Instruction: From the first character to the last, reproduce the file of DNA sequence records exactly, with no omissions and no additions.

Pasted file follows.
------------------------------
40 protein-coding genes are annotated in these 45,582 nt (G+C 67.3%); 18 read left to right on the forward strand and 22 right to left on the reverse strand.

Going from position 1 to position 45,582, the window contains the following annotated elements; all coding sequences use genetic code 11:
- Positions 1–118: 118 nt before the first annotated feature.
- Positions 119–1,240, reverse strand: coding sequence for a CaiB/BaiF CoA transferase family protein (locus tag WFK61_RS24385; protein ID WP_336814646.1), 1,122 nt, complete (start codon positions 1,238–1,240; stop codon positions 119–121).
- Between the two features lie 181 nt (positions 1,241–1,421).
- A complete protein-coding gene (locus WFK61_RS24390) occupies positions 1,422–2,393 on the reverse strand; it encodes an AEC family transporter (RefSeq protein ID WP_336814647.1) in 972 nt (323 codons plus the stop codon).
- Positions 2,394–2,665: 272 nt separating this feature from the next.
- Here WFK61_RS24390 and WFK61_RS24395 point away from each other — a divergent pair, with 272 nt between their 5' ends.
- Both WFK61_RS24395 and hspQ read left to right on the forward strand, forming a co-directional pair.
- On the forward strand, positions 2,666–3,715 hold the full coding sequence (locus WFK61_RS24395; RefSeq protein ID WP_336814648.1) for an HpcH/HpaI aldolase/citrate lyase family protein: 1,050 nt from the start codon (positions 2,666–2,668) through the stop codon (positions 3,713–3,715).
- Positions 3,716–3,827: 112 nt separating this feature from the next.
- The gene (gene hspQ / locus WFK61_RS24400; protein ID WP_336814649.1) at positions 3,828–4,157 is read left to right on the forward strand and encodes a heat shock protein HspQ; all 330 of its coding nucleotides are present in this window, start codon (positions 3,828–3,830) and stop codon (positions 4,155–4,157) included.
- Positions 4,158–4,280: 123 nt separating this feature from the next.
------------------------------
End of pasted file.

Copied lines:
40 protein-coding genes are annotated in these 45,582 nt (G+C 67.3%); 18 read left to right on the forward strand and 22 right to left on the reverse strand.

Going from position 1 to position 45,582, the window contains the following annotated elements; all coding sequences use genetic code 11:
- Positions 1–118: 118 nt before the first annotated feature.
- Positions 119–1,240, reverse strand: coding sequence for a CaiB/BaiF CoA transferase family protein (locus tag WFK61_RS24385; protein ID WP_336814646.1), 1,122 nt, complete (start codon positions 1,238–1,240; stop codon positions 119–121).
- Between the two features lie 181 nt (positions 1,241–1,421).
- A complete protein-coding gene (locus WFK61_RS24390) occupies positions 1,422–2,393 on the reverse strand; it encodes an AEC family transporter (RefSeq protein ID WP_336814647.1) in 972 nt (323 codons plus the stop codon).
- Positions 2,394–2,665: 272 nt separating this feature from the next.
- Here WFK61_RS24390 and WFK61_RS24395 point away from each other — a divergent pair, with 272 nt between their 5' ends.
- Both WFK61_RS24395 and hspQ read left to right on the forward strand, forming a co-directional pair.
- On the forward strand, positions 2,666–3,715 hold the full coding sequence (locus WFK61_RS24395; RefSeq protein ID WP_336814648.1) for an HpcH/HpaI aldolase/citrate lyase family protein: 1,050 nt from the start codon (positions 2,666–2,668) through the stop codon (positions 3,713–3,715).
- Positions 3,716–3,827: 112 nt separating this feature from the next.
- The gene (gene hspQ / locus WFK61_RS24400; protein ID WP_336814649.1) at positions 3,828–4,157 is read left to right on the forward strand and encodes a heat shock protein HspQ; all 330 of its coding nucleotides are present in this window, start codon (positions 3,828–3,830) and stop codon (positions 4,155–4,157) included.
- Positions 4,158–4,280: 123 nt separating this feature from the next.